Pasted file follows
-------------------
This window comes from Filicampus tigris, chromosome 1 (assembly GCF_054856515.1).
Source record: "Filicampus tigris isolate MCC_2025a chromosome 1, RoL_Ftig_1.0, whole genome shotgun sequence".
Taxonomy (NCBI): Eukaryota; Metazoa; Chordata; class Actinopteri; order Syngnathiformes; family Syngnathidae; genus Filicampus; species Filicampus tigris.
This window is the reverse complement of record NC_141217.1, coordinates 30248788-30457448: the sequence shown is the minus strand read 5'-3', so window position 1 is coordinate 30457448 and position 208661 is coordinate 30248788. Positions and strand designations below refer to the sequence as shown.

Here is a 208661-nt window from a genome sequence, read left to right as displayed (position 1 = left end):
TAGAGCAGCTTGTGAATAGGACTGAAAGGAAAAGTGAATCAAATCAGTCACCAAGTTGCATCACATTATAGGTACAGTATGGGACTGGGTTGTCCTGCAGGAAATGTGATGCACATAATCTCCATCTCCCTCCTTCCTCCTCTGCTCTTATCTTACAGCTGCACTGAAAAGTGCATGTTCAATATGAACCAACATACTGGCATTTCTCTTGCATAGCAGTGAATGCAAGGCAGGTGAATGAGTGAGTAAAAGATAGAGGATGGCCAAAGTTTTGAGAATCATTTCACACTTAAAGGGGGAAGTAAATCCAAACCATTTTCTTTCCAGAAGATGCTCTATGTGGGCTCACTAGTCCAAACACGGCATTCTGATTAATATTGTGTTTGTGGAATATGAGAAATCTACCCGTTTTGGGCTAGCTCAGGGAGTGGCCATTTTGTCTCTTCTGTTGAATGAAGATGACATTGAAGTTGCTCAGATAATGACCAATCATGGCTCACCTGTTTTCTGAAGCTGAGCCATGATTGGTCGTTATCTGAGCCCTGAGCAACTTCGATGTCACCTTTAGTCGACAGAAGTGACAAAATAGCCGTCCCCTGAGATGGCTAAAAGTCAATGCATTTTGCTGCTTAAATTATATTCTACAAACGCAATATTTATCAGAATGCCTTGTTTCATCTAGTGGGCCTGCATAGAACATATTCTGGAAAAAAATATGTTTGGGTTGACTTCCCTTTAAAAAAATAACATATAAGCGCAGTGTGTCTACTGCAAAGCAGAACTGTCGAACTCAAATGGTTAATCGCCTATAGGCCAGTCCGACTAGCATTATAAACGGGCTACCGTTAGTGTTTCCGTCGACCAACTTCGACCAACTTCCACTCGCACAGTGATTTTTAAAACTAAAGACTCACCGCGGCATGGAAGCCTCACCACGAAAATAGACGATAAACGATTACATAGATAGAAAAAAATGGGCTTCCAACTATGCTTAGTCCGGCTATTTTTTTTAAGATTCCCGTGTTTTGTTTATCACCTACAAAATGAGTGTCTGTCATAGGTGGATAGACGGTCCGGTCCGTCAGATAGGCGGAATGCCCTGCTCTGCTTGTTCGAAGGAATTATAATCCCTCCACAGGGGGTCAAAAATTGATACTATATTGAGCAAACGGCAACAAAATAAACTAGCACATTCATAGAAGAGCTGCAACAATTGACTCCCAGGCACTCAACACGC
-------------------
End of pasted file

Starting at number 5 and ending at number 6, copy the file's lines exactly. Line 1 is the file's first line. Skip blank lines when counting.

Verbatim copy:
Here is a 208661-nt window from a genome sequence, read left to right as displayed (position 1 = left end):
TAGAGCAGCTTGTGAATAGGACTGAAAGGAAAAGTGAATCAAATCAGTCACCAAGTTGCATCACATTATAGGTACAGTATGGGACTGGGTTGTCCTGCAGGAAATGTGATGCACATAATCTCCATCTCCCTCCTTCCTCCTCTGCTCTTATCTTACAGCTGCACTGAAAAGTGCATGTTCAATATGAACCAACATACTGGCATTTCTCTTGCATAGCAGTGAATGCAAGGCAGGTGAATGAGTGAGTAAAAGATAGAGGATGGCCAAAGTTTTGAGAATCATTTCACACTTAAAGGGGGAAGTAAATCCAAACCATTTTCTTTCCAGAAGATGCTCTATGTGGGCTCACTAGTCCAAACACGGCATTCTGATTAATATTGTGTTTGTGGAATATGAGAAATCTACCCGTTTTGGGCTAGCTCAGGGAGTGGCCATTTTGTCTCTTCTGTTGAATGAAGATGACATTGAAGTTGCTCAGATAATGACCAATCATGGCTCACCTGTTTTCTGAAGCTGAGCCATGATTGGTCGTTATCTGAGCCCTGAGCAACTTCGATGTCACCTTTAGTCGACAGAAGTGACAAAATAGCCGTCCCCTGAGATGGCTAAAAGTCAATGCATTTTGCTGCTTAAATTATATTCTACAAACGCAATATTTATCAGAATGCCTTGTTTCATCTAGTGGGCCTGCATAGAACATATTCTGGAAAAAAATATGTTTGGGTTGACTTCCCTTTAAAAAAATAACATATAAGCGCAGTGTGTCTACTGCAAAGCAGAACTGTCGAACTCAAATGGTTAATCGCCTATAGGCCAGTCCGACTAGCATTATAAACGGGCTACCGTTAGTGTTTCCGTCGACCAACTTCGACCAACTTCCACTCGCACAGTGATTTTTAAAACTAAAGACTCACCGCGGCATGGAAGCCTCACCACGAAAATAGACGATAAACGATTACATAGATAGAAAAAAATGGGCTTCCAACTATGCTTAGTCCGGCTATTTTTTTTAAGATTCCCGTGTTTTGTTTATCACCTACAAAATGAGTGTCTGTCATAGGTGGATAGACGGTCCGGTCCGTCAGATAGGCGGAATGCCCTGCTCTGCTTGTTCGAAGGAATTATAATCCCTCCACAGGGGGTCAAAAATTGATACTATATTGAGCAAACGGCAACAAAATAAACTAGCACATTCATAGAAGAGCTGCAACAATTGACTCCCAGGCACTCAACACGC